Lexington Terrace tenants picket BALTIMORE CITY

April 09, 1993|By Melody Simmons | Melody Simmons,Staff Writer

Angry that the Housing Authority of Baltimore City has not completed all repairs necessary for ending a rent strike at Lexington Terrace, residents set up a picket line at the West Baltimore complex this week.

The residents were to attend a hearing yesterday on the 2-month-old strike. But District Judge Theodore Oshrine postponed the hearing after the authority admitted it had not completed repairs, an attorney for the residents said.

Sally Gold, a private attorney hired by the authority, contended the agency has made most of the repairs. She said the hearing was postponed to allow the authority and residents time to resolve "factual disputes" over repairs.

Marla Hollandsworth, a University of Baltimore law professor who represents the residents, said some of those disputes center on whether the authority is required to paint or sand the plaster walls that have been repaired.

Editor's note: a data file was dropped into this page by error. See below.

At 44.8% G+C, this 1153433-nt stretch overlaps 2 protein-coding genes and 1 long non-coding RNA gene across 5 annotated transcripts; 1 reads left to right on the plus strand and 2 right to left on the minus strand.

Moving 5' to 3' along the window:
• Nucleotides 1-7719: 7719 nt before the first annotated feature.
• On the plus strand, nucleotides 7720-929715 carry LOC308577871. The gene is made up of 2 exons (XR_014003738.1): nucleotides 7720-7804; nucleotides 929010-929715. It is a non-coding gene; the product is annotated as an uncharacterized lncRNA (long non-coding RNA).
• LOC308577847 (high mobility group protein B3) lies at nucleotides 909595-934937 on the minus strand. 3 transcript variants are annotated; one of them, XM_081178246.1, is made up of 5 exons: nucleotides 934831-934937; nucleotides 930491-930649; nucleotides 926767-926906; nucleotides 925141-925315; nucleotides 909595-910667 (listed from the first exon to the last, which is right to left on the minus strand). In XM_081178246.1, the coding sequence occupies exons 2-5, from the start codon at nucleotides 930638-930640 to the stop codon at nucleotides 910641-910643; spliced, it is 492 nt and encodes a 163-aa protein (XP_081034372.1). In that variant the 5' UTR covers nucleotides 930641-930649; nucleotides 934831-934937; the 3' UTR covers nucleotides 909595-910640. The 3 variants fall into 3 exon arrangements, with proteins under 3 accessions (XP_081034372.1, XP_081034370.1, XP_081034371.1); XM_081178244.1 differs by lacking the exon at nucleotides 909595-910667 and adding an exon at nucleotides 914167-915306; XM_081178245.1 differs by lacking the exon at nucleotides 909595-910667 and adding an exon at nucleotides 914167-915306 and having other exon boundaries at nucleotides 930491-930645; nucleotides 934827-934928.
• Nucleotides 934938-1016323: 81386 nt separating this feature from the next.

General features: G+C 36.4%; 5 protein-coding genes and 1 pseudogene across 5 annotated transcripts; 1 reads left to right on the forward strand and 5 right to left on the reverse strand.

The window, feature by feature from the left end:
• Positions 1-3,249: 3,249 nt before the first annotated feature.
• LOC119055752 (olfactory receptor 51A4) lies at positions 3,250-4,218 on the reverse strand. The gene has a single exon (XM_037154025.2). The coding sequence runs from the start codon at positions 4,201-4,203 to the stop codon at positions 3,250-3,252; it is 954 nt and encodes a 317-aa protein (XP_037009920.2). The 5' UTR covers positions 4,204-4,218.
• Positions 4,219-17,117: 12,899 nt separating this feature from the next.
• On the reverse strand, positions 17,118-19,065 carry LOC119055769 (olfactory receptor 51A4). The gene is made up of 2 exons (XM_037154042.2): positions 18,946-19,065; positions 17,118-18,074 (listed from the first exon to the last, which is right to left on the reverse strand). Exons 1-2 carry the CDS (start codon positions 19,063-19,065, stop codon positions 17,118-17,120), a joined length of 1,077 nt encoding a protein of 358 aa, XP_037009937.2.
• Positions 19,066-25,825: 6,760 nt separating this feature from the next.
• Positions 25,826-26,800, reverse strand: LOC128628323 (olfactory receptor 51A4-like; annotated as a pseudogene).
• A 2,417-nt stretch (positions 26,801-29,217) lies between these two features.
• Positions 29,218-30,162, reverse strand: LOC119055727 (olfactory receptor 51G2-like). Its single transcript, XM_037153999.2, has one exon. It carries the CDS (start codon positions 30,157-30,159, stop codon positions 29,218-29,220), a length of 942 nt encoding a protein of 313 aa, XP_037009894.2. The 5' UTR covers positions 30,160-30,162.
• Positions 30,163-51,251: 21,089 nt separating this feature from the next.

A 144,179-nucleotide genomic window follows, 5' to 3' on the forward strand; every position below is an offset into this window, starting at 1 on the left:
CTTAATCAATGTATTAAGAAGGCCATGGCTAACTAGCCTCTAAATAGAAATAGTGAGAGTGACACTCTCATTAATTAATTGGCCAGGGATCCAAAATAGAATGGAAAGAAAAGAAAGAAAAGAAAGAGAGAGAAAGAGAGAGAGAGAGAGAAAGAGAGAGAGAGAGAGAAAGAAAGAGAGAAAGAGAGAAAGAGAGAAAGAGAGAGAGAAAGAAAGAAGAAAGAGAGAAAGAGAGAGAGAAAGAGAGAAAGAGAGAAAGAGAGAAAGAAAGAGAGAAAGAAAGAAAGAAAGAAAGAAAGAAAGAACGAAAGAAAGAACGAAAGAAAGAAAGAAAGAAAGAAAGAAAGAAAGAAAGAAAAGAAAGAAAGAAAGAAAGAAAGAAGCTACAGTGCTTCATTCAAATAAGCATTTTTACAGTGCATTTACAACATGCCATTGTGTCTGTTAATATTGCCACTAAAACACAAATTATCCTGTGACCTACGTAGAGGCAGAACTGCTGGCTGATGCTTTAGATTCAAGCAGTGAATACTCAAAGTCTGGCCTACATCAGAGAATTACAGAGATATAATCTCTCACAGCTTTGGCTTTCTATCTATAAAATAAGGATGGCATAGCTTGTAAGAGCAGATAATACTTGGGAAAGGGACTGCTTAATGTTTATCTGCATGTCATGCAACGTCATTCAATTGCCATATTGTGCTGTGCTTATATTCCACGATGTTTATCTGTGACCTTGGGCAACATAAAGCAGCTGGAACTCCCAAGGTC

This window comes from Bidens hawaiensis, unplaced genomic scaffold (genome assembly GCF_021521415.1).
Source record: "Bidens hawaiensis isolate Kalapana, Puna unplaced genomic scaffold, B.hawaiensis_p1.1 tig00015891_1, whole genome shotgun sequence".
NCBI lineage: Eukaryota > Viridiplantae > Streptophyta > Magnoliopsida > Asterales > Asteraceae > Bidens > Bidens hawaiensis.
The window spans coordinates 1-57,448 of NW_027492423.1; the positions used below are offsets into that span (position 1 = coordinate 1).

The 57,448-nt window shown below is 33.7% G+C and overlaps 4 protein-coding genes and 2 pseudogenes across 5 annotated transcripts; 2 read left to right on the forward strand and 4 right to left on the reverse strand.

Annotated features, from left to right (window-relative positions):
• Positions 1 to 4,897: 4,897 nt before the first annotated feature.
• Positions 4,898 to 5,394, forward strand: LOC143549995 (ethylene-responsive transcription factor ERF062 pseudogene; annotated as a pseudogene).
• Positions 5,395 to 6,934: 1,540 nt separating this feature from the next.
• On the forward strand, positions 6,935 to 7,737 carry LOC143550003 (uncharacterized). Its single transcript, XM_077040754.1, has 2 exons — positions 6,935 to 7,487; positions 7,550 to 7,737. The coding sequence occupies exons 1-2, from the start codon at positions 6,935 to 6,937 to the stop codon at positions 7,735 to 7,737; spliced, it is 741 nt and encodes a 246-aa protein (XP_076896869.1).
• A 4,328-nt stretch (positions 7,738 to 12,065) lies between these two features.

She also said that maintenance workers have plastered walls damaged by leaking water but have not closed off the leaks. Thus the repairs don't last.

Danise Jones-Dorsey, interim deputy executive director of the authority, did not return repeated telephone calls yesterday.

At Lexington Terrace, the 16 strikers and about 18 other residents have set up picket lines in front of the management office. They vowed to continue the protest until the repairs are completed.

"They are saying they thought the repairs were done -- they were lying," said Lorraine Ledbetter, president of the Lexington-Poe Tenant's Council. "I'm mad as hell."

The rent strike began Feb. 8 when 69 residents withheld their rents, ranging from $36 to $500 a month, until the authority repaired leaking plumbing, peeling paint, cracked and broken plaster and broken windows. Rents were ordered placed in escrow accounts on Feb. 25.

Since the strike, the authority has moved 32 families from Lexington Terrace. Some of the families were moved from the blighted high-rise at 734 W. Fayette St., which the authority closed indefinitely last month.

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